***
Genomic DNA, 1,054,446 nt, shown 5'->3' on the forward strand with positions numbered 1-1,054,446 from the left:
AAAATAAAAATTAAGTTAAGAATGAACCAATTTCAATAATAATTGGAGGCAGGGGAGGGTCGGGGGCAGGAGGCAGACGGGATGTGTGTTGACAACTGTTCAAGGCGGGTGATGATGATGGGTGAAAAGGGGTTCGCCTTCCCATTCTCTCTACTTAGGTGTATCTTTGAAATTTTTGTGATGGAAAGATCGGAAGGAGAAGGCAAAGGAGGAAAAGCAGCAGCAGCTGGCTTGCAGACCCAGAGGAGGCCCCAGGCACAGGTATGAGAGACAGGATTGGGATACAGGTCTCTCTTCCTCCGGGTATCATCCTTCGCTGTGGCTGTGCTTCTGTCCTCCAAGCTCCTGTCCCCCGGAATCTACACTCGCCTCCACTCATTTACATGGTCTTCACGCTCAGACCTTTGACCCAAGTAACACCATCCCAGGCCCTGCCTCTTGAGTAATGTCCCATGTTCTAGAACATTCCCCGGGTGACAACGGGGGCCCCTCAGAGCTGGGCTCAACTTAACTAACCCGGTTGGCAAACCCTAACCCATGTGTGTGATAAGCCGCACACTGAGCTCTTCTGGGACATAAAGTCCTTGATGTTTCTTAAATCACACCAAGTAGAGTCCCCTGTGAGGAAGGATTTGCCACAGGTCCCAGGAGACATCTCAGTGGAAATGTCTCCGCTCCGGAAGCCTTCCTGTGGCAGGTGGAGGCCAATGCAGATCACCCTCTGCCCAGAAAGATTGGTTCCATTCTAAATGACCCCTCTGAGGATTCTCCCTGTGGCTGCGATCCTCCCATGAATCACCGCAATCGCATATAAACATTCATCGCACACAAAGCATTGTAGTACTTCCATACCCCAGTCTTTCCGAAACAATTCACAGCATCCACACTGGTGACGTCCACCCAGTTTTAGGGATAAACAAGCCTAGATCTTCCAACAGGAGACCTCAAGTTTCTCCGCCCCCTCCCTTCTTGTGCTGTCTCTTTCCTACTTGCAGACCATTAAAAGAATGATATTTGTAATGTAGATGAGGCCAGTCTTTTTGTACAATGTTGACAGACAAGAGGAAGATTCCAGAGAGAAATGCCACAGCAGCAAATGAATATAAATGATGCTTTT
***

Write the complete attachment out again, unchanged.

Genomic DNA, 1,054,446 nt, shown 5'->3' on the forward strand with positions numbered 1-1,054,446 from the left:
AAAATAAAAATTAAGTTAAGAATGAACCAATTTCAATAATAATTGGAGGCAGGGGAGGGTCGGGGGCAGGAGGCAGACGGGATGTGTGTTGACAACTGTTCAAGGCGGGTGATGATGATGGGTGAAAAGGGGTTCGCCTTCCCATTCTCTCTACTTAGGTGTATCTTTGAAATTTTTGTGATGGAAAGATCGGAAGGAGAAGGCAAAGGAGGAAAAGCAGCAGCAGCTGGCTTGCAGACCCAGAGGAGGCCCCAGGCACAGGTATGAGAGACAGGATTGGGATACAGGTCTCTCTTCCTCCGGGTATCATCCTTCGCTGTGGCTGTGCTTCTGTCCTCCAAGCTCCTGTCCCCCGGAATCTACACTCGCCTCCACTCATTTACATGGTCTTCACGCTCAGACCTTTGACCCAAGTAACACCATCCCAGGCCCTGCCTCTTGAGTAATGTCCCATGTTCTAGAACATTCCCCGGGTGACAACGGGGGCCCCTCAGAGCTGGGCTCAACTTAACTAACCCGGTTGGCAAACCCTAACCCATGTGTGTGATAAGCCGCACACTGAGCTCTTCTGGGACATAAAGTCCTTGATGTTTCTTAAATCACACCAAGTAGAGTCCCCTGTGAGGAAGGATTTGCCACAGGTCCCAGGAGACATCTCAGTGGAAATGTCTCCGCTCCGGAAGCCTTCCTGTGGCAGGTGGAGGCCAATGCAGATCACCCTCTGCCCAGAAAGATTGGTTCCATTCTAAATGACCCCTCTGAGGATTCTCCCTGTGGCTGCGATCCTCCCATGAATCACCGCAATCGCATATAAACATTCATCGCACACAAAGCATTGTAGTACTTCCATACCCCAGTCTTTCCGAAACAATTCACAGCATCCACACTGGTGACGTCCACCCAGTTTTAGGGATAAACAAGCCTAGATCTTCCAACAGGAGACCTCAAGTTTCTCCGCCCCCTCCCTTCTTGTGCTGTCTCTTTCCTACTTGCAGACCATTAAAAGAATGATATTTGTAATGTAGATGAGGCCAGTCTTTTTGTACAATGTTGACAGACAAGAGGAAGATTCCAGAGAGAAATGCCACAGCAGCAAATGAATATAAATGATGCTTTT